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General Question: Fasteners


ajh
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Other than the obvious ones (head bolts, etc) is there any reason to stick with the flange-head bolts as provided by Land Rover when rebuilding an engine? (300TDI) I was hoping to fit the more available (and cheaper) 10.9 hex bolts that I can purchase in bulk locally and just have them milspec (QQ-P-416-F) plated and chromate passivated by the box.

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In my opinion the bolts that are used in the engines are rather rubbish, (undersized AF M8's) in the most part. The heads very easily round off.

I've replaced some with standard 13mm AF 8.8 bolts and they're fine, I can't see any reason why there would be any problems, just be uber careful where threads go into aluminium and observe strict torque loads or you'll end up stripping the threads, but you can say that about most bolts.

The only possible downside is that 10.9 being a little less ductile, you might find if any age and you end up snapping them, they will be a royal pain to have to drill out.

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Generally, there are two reasons for using flange bolts.

1. Cost. They do not require a washer, so reduce assembly time

2. Anti-rotation. Where teeth are cut into the underside of the flange, it saves the need for other anti-rotation solutions - so is related to 1,

If the flange bolt has a smooth underside, yes, you can replace it with a bolt + washer. If not, the bolts will require another anti-rotation mechanism.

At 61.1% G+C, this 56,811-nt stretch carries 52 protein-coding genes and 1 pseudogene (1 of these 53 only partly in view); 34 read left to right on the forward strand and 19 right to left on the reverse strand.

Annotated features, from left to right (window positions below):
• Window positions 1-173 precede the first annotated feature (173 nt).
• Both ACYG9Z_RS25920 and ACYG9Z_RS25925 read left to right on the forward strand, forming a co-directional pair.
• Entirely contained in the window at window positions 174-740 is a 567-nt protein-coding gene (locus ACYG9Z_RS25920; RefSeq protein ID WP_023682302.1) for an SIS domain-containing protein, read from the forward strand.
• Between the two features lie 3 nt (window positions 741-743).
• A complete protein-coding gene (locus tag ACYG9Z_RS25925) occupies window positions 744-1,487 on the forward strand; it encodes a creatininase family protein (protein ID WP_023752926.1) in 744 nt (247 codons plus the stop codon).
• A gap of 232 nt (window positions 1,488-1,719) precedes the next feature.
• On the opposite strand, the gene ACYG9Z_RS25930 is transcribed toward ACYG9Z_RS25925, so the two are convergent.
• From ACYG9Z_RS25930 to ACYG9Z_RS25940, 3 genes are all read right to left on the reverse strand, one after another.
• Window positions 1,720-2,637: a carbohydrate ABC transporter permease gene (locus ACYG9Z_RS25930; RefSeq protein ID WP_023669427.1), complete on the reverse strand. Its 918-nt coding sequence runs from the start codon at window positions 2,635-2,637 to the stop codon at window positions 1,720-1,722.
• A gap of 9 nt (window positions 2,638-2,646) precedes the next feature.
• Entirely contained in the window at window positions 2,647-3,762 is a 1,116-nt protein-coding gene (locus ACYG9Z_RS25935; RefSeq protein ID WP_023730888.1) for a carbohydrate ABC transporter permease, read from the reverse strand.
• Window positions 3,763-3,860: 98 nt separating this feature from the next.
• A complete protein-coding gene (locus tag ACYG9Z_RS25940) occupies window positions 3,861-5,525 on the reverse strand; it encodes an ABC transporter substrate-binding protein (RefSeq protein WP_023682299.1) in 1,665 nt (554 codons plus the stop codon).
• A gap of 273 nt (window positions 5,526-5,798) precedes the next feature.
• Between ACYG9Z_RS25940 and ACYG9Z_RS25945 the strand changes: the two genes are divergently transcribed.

Replace bolts with the same grade. Although on the surface, 10.9 appears to be 'stronger' and a better option, they are more brittle. An 8.8 bolt if over stressed, will stretch and loosen (giving you warning of the over stress). 10.9 is likely just to snap - potentially leading to a catastrophic failure. 8.8 Bolts due to their higher elasticity and ductility are better at averaging out impulse loads, even when these exceed their ultimate strength. Often a higher grade will just snap.

Higher grade bolts are good when you know the load profile and loading is mostly static. However, use with caution!

Si

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I think the OEM bolts are that way mainly for automated/semi-automated assembly with magnetic sockets , the washer face registers the bolt in the socket and holds it true to the drive axis , I've replaced as needed with 8.8 std. hex head's with no problems .

cheers

Steveb

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Think 10.9 require higher fastening torque... may be a consideration with aluminium. (One of the problems with 12.9 bolts is the higher required locking torque(unless the threaded hole is designed for tgem that is)).